Fish Underworld Journey
Fish Underworld Journey in Rock Art
For centuries, people have been fascinated by the tale of the afterlife journey. In mythology, death symbolized immortality, and the underworld served as the final path to salvation. Ancient texts and rock art iconography reveal that ancient people believed in the afterlife. Much is written about a horse, dog, bird, sun, and ship acting as soul guides. We have a record in rock art, from the Negev Desert and the world, that illustrates these psychopomps participating in an underworld journey (see Birds Afterlife Journey). But very few describe a journey guided by a fish. Over the millennia, the small Negev Desert, situated between Egypt and Canaan, was visited by many major cultures: Egyptian, Sumerian, Greek, Roman. They all left their mark by engraving the desert rocks with their beliefs wishing the departing souls a successful afterlife journey.
The ancient belief held that water surrounded the earth, including the bottom. The underworld, located deep down below the earth called by the Sumerian the “lower water”, and some imagine it at the edge of the world beyond the Ocean.
A successful passage through the underworld guaranteed salvation, but there were a number of hindrances that awaited the departing souls in the lower waters. Darkness, many road forks, gates, hungry and dangerous animals awaited to devour the innocent souls entering the dark and unknown netherworld. The physical barriers of vast land, water, air, and the underworld void require faithful soul guides. For this uncharted journey, the soul needs to perform magic to cross the dangerous void. It needs a guide! There are a number of faithful psychopomps depicted in Negev Desert rock art, including a horse, a bird, a sun, a ship, and surprisingly, even a fish.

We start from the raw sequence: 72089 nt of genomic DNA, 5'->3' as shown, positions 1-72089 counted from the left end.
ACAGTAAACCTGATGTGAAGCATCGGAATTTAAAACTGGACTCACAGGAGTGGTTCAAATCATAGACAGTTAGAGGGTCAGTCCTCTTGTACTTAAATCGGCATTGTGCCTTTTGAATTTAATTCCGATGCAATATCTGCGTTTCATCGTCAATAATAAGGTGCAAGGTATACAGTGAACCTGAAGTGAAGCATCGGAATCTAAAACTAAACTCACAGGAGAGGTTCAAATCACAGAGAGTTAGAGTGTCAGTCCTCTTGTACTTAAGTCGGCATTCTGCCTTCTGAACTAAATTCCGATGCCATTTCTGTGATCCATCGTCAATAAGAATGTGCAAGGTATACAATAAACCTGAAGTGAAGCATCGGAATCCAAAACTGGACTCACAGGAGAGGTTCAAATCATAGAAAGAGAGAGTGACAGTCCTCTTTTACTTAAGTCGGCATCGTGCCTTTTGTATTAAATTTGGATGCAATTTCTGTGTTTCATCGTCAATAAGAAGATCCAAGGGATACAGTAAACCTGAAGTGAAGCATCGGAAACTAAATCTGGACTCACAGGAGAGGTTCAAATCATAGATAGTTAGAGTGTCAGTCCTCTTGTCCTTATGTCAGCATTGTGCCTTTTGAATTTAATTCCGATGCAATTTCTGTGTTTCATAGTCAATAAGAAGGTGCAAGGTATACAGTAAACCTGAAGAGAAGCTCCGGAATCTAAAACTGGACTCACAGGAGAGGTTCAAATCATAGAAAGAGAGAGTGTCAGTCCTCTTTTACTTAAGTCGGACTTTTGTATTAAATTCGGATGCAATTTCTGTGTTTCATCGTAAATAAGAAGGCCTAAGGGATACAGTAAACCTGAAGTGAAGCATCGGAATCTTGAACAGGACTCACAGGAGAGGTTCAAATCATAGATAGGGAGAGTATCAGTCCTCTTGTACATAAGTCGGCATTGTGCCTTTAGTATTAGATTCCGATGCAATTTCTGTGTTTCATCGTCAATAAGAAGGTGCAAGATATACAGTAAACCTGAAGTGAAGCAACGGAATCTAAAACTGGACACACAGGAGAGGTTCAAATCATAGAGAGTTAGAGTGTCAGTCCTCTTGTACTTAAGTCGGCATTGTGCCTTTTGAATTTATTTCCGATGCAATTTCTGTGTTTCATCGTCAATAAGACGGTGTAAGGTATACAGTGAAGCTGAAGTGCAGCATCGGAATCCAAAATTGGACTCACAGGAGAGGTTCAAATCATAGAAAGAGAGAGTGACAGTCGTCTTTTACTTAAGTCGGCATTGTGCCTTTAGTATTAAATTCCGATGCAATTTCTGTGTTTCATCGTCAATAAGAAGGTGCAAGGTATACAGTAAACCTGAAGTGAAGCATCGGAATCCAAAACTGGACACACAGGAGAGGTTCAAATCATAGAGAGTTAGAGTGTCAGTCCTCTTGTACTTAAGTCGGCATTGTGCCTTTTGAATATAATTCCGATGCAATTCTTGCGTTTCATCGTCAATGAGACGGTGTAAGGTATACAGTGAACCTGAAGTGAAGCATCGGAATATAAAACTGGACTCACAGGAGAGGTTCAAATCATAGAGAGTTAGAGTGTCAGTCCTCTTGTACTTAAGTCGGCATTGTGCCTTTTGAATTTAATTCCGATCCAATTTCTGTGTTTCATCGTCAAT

Souls Ship Description
Fig.1 shows the underworld ship rock art (engraved upside down meaning sailing in the underworld) from the Negev Desert and the Aegean ship (not a rock art) pulled by a fish. The ships transport the souls, represented by the ship flipped vertical lines, to the underworld (Golan A. 1991).
The circle in scene1 represents a sun leading the upside-down boat on a night journey. The Aegean ship, in scene2 in Fig.1, added here to illustrate the idea of a fish as a psychopomp. As can be seen, a huge snake attacks the ship, a typical scenario in ancient thought for an underworld journey; the souls are situated under the snake. In scene3 the boat, upside down (red), comprised of the horizontal line on top, ends as a fork carrying the souls attached to the ship. Under the boat, a bird is flying (blue) with stretched wings bringing more souls for the final journey.
Underworld Journey Fish Rock Art
In its natural habitat the underworld water, the fish acted as a guide and carried the wandering souls through the underworld maze. Fig2 and Fig.3 illustrate two rock art from the Negev Desert demonstrating the fish underworld journey. The symbols meaning in Fig.2 rock art: symbol3 the fish carrying the souls engraved as the sticks on its back representing the soul’s shade, symbol2 represents the dead souls carried by the fish, symbol4 the crack in the rock symbolizes the exit from the underworld, symbol1 a bird (tri-fingered ) enters the underworld to bring more souls for the journey continuation.
Although rock art cannot talk, the images explain the essence of the recorded myth that endures forever. It manifested the spiritual victory by describing the ways to overcome the challenging underworld journey. In Fig.3, the fish, symbol4, carries the souls (the stick figures on the fish top symbol3) advances toward the sun (symbol2). The snake (symbol1) attacks the sun to hinder its progress. This scene reminds the sun’s underworld journey described in the Egyptian myth. (see Sun Journey).
Golan A. (1991) Myth and Symbol
Kristiansen K. (2018) The winged triad in Bronze Age symbolism: birds and their feet
Salimbeti A. (2014) The Greek Age of Bronze Ship
More deciphering, in a new book Rock Art in Israel, available online.
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